The SmarK Retro Repost – Clash Of Champions XIV


The SmarK Retro Rant for WCW Clash of the Champions XIV: Dixie Dynamite!

– You know Dusty Rhodes was back with the promotion because suddenly the Clashes had alliterative subtitles again.

– Live from Gainesville, GA

– Your hosts are Jim Ross & Dusty Rhodes, freshly back in the booking chair again after being humiliated by Vince McMahon for the previous year and a bit. It should be noted that throughout the show, JR managed to develop the preeminent strategy for dealing with Dusty’s color commentating style – he would simply allow Dust to ramble on for as long as he wanted to, wait until he was out of breath, and then continue on with his own commentary as though Dusty hadn’t said anything. Most effective indeed.

– Opening match, WCW tag team titles: Doom v. Lex Luger & Sting. This wasn’t announced as a tag title match, but I’m pretty sure it was hyped as one. No real reason for the match to happen. Reed & Sting start, and Sting dominates and grabs an arm. Luger comes in with a neckbreaker, but Reed manages to tag Simmons and a power battle ensues. Sadly, six months later and this matchup is headlining their PPVs. No one gives anything until Ron cheapshots Lex. Luger overpowers him again and gets an atomic drop and suplex for two. He gets hotshotted, however, and we take an AD BREAK OF DOOM. We return with Ron powerslamming Lex for two. Luger fights back, but Ron keeps hammering him. Reed comes in with a dropkick and hits the chinlock. Luger facejams Simmons to come back, but Reed hits the flying shoulderblock, the force of which sends Luger crashing into his own corner for the hot tag. See, now that’s some inventive booking, I’ll give them credit for that. Dan Spivey comes out to heat up the match with Luger at the WrestleWar PPV (which was an awesome, **** match, defying several laws of physics and thermodynamics in the process) and beats the crap out of him, leaving Sting 2-on-1. Ref bumped, but Reed tosses Sting over the top to draw the DQ at 7:44. Well, you know Dusty’s booking, all right. Match was about a zillion notches below what you’d expect for both teams. *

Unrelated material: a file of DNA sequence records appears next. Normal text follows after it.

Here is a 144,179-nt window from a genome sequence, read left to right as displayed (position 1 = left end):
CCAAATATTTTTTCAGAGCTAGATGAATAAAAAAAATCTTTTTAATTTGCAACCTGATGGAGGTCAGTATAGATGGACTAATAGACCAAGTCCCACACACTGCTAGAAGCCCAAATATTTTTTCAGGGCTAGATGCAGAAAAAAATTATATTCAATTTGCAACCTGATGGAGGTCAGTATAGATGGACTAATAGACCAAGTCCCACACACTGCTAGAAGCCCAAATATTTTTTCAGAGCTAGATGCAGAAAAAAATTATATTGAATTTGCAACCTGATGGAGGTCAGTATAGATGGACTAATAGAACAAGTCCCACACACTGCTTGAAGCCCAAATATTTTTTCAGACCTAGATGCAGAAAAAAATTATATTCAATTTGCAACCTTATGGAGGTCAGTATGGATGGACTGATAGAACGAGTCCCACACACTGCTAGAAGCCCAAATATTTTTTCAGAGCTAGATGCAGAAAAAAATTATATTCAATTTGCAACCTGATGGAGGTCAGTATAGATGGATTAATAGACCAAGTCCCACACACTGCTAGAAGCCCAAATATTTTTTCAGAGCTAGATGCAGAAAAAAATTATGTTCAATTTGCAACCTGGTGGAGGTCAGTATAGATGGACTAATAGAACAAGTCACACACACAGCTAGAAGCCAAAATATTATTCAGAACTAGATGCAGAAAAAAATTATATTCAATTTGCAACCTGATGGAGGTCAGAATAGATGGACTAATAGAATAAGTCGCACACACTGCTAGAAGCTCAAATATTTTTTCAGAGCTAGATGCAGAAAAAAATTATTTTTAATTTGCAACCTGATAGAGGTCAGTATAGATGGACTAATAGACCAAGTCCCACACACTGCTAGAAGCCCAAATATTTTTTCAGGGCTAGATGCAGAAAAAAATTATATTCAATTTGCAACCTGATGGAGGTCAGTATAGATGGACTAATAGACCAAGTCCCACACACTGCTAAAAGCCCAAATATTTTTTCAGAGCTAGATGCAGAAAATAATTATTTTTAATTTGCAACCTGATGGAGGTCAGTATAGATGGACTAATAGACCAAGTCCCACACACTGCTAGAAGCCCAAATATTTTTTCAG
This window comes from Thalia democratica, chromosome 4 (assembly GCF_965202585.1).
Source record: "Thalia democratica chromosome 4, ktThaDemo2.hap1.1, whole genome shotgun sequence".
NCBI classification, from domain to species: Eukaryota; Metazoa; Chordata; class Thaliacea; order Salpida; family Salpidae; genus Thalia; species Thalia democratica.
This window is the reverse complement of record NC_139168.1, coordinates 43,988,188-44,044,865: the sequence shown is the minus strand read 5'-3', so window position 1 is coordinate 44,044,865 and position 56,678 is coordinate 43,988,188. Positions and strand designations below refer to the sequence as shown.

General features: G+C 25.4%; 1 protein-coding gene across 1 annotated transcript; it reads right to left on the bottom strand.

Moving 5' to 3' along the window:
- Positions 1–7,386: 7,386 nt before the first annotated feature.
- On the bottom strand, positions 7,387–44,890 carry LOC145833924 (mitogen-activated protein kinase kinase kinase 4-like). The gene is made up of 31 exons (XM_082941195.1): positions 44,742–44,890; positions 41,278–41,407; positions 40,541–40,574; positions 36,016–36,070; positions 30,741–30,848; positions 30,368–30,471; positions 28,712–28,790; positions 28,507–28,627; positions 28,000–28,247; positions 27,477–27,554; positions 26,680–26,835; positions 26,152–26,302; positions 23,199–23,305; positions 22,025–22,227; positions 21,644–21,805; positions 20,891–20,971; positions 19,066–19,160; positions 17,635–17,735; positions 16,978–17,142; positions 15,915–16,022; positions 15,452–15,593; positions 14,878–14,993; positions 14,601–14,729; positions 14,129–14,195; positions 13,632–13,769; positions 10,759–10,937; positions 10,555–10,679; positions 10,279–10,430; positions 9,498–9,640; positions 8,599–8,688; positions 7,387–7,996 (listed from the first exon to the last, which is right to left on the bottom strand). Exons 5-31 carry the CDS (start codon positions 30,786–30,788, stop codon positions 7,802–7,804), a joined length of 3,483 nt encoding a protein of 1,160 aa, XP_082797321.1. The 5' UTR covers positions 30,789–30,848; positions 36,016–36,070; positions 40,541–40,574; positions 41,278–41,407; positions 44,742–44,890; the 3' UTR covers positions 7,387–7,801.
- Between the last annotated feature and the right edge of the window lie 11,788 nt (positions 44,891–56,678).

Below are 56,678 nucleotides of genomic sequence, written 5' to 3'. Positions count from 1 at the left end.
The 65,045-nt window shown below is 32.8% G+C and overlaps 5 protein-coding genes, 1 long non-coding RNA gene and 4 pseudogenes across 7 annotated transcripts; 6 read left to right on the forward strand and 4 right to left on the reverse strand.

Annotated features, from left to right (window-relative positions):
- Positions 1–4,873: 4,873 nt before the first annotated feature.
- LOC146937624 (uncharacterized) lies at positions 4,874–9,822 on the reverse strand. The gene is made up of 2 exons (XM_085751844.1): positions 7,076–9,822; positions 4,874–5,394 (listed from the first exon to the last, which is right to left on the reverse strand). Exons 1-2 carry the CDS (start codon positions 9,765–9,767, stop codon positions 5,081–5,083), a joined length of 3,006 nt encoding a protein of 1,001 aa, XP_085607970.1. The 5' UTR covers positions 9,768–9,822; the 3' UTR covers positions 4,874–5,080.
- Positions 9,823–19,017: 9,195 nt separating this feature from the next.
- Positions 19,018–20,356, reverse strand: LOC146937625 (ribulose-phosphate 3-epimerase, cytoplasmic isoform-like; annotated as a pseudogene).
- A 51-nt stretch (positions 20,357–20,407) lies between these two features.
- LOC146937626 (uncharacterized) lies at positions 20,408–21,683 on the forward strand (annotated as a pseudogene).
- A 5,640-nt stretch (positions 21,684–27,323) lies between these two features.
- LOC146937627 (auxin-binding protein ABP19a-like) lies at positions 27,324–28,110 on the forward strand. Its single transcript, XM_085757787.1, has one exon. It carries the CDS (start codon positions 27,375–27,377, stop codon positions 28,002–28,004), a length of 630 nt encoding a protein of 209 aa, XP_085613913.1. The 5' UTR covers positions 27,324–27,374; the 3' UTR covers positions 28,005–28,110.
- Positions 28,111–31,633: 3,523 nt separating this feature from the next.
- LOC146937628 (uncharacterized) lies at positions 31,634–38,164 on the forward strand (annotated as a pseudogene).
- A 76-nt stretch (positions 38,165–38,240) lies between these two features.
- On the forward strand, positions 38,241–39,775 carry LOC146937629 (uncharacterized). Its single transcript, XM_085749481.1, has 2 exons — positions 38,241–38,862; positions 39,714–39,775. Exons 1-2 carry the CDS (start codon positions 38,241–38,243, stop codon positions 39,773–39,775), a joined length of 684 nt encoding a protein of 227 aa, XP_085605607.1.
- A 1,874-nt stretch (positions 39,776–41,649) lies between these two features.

– World TV title match: Tom Zenk v. Beautiful Bobby. This is one of those matches that makes you realize how silly wrestling and backstage politics in general really are. Zenk had spent most of 1990 getting buried under the Ole Anderson regime, then won the TV title from a bored Arn Anderson when Jim Ross took over temporary control of the booking committee in early 1991 in order to freshen up the division. Then, two weeks into his reign, Dusty Rhodes returned from Whiff Hell and immediately started putting his cronies over again, starting with Anderson regaining the TV title from Zenk a few days before this match at a TV taping. Of course, the taping wouldn’t air for a week or two AFTER this, so poor Zenk got the honor of going out on live TV and defending a lame duck title. I think he should have went out and “accidentally” jobbed to Bobby, just to play mindgames with Dusty. It probably wouldn’t have mattered much in the long run if Zenk had been given a longer run, because the title was soon going to be welded around Steve Austin’s waist, but putting the title on Arn again served no purpose except to give Bobby an established name to beat when he won the title. Anyway, that’s not even the dumbest thing about this match. See, Zenk had just won a contest held by Missy Hyatt for the “Sexiest Wrestler in WCW” (and I don’t even wanna know what first prize was ), leading to straight-arrow ring announcer Gary Michael Capetta being forced to introduce him as “The WCW Television champion, and SEXIEST MAN IN WRESTLING” and keep a straight face the whole time. Sadly for Tom, I am under no such constaints of professionalism, so BWAHAHAHAHAHAHAHAHAHAHAHAHAHA. Shoving match goes nowhere to start. They do a bit of matwork and Tom works a wristlock. Eaton stalls, and works his own armbar. He goes up and gets dropkicked to the floor, but Zenk lets him come back in. They slug it out and do the test of strength bit, and Eaton cheapshots him to take control. He goes up, but gets slammed off and Zenk comes back. Backdrop gets two. Blind charge hits elbow and Eaton goes up with a flying kneedrop that looked like a miscommunicated spot, but Zenk cradles for two. Eaton gets the neckbreaker for two. Zenk rollup gets two, and a backslide gets the pin (!?) at 7:08. That’s only the third time I’ve ever seen that actually work. The replay reveals CONTROVERSY~!, as Eaton looks to have lifted his shoulder at two. Ooo, let me buy the PPV rematch right now. Or not. Very slow start, built okay, ending was out of nowhere and sucked the meat missile with gusto. *1/2